In this translation of the experiences in the past, the elements provided for collage-making, and the process itself, are designed to communicate experiences of 'everyday' experience of performance, as opposed to the public spectacle of official performance, particularly as discussed by Hodder (2006). They provide the backdrop; engagement with the culture that created the performance and which the performance created. However, it is also necessary to communicate the public display element of performance. To invite the reader into the audience, and to integrate both backdrop and display, a fictional narrative based on accounts from kirk session records is included. This is read both before and after the short chapters. The inclusion of the narrative aims to allow the reader to establish the difference between interpretations based on function and superficial meaning (first reading) and those incorporating translated physical and imaginative experiences (second reading). Furthermore, the double incorporation of the story translates not only the performance of discipline as the final act of the church service, but its familiarity as sinners graced the stool week after week.

The narrative included has been written with deliberation of debate within the archaeological discipline regarding the place of storytelling in archaeological discourse. It is used not as a hypothetical tool (Gibb 2000), but as a means of communicating the essence of a data-rich study in a way that facilitates understanding about the human condition (Little 2000). It strives for authenticity, not by recounting cases of real people and events, but by incorporating the many elements discussed in the short chapters through created characters (Little 2000, 11; Joyce 2006, 55-7). This use of fiction is also intended to highlight the inherently creative aspects of archaeological interpretation, and in addition to foster an environment that supports user-led imaginative engagements with the material. The narrative is preceded by a short 'performance programme' and a series of flow charts, which afford the reader the contextual knowledge available through traditional discourse on the subject.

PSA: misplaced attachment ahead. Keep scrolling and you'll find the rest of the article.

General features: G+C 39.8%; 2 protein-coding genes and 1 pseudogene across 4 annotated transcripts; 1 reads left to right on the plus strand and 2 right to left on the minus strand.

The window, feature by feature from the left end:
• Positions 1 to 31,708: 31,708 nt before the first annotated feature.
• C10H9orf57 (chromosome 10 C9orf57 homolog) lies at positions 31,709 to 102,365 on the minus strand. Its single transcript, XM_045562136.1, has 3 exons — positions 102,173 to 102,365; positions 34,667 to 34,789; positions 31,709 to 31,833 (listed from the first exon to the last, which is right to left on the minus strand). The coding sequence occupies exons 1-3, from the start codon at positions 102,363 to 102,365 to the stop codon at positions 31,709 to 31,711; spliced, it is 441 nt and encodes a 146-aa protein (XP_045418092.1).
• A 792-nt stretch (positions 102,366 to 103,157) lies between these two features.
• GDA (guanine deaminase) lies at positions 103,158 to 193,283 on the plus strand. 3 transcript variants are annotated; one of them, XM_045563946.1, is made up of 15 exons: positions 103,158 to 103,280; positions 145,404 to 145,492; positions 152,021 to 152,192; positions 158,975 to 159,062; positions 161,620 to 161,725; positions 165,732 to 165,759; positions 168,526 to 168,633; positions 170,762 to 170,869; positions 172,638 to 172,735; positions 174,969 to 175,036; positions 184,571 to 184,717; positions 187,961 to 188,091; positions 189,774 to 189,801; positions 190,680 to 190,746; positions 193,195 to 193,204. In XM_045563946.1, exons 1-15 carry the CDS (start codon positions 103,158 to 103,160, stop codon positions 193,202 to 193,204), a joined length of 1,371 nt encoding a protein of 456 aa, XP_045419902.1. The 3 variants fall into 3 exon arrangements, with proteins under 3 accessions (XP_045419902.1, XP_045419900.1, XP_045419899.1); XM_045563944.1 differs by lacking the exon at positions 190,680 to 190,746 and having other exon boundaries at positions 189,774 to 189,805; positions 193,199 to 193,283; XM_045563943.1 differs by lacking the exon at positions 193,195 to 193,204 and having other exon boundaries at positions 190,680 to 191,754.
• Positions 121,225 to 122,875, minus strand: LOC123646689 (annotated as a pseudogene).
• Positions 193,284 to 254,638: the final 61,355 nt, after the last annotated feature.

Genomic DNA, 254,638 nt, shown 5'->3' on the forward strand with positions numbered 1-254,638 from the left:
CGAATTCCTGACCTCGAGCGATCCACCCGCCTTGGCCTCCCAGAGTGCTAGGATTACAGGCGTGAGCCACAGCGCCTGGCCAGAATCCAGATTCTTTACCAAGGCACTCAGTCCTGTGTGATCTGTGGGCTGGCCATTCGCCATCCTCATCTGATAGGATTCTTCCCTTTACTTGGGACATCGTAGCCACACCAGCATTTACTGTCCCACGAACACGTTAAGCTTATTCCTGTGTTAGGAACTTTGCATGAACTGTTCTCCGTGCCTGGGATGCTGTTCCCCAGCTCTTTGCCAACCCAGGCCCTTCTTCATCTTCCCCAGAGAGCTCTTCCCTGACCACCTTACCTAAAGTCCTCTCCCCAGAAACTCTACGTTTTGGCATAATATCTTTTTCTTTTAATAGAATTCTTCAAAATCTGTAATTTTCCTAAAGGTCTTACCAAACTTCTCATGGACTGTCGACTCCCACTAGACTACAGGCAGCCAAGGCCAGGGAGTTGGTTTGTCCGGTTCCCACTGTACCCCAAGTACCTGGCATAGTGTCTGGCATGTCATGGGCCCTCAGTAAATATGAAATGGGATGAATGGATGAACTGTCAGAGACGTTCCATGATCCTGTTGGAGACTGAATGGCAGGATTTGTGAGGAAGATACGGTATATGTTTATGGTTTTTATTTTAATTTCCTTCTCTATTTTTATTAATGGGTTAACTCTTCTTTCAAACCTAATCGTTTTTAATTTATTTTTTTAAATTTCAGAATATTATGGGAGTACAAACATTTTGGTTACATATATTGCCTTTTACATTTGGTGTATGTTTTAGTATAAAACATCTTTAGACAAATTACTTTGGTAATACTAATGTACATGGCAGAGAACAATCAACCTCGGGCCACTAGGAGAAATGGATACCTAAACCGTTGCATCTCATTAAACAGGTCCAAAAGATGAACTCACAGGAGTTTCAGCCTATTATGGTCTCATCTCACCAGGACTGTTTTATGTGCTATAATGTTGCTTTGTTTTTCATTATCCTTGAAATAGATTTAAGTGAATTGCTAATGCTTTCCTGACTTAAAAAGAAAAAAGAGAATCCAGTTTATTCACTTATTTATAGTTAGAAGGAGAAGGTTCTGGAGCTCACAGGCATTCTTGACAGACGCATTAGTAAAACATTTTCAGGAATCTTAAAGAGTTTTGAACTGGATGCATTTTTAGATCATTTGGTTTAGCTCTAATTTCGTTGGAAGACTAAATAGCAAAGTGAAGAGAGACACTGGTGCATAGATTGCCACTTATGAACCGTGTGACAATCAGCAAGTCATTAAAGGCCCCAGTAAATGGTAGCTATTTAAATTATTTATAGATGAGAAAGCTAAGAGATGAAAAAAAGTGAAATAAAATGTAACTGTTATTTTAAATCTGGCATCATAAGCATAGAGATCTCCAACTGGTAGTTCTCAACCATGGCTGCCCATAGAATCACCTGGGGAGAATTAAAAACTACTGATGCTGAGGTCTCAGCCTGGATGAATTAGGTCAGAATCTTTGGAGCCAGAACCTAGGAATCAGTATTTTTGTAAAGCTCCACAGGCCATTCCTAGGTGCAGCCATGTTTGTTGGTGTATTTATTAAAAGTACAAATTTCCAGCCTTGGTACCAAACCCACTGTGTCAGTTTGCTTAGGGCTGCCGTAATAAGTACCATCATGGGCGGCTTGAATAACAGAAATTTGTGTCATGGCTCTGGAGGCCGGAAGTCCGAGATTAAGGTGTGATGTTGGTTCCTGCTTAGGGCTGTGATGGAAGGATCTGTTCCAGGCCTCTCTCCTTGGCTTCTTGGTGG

Overall, the experiment represents a concerted effort to tackle the key communicative difficulties distancing subject, archaeologist and audience often presented by traditional discourse (Hamilakis 2002, 103; Dicks and Hurdley 2009). Furthermore, it is an attempt to translate the world of other things; to look beyond the printed word and the theological Word so often dwelled upon in Reformation scholarship, and to communicate how the material of daily life shaped experiences of being individual and of community after the Reformation.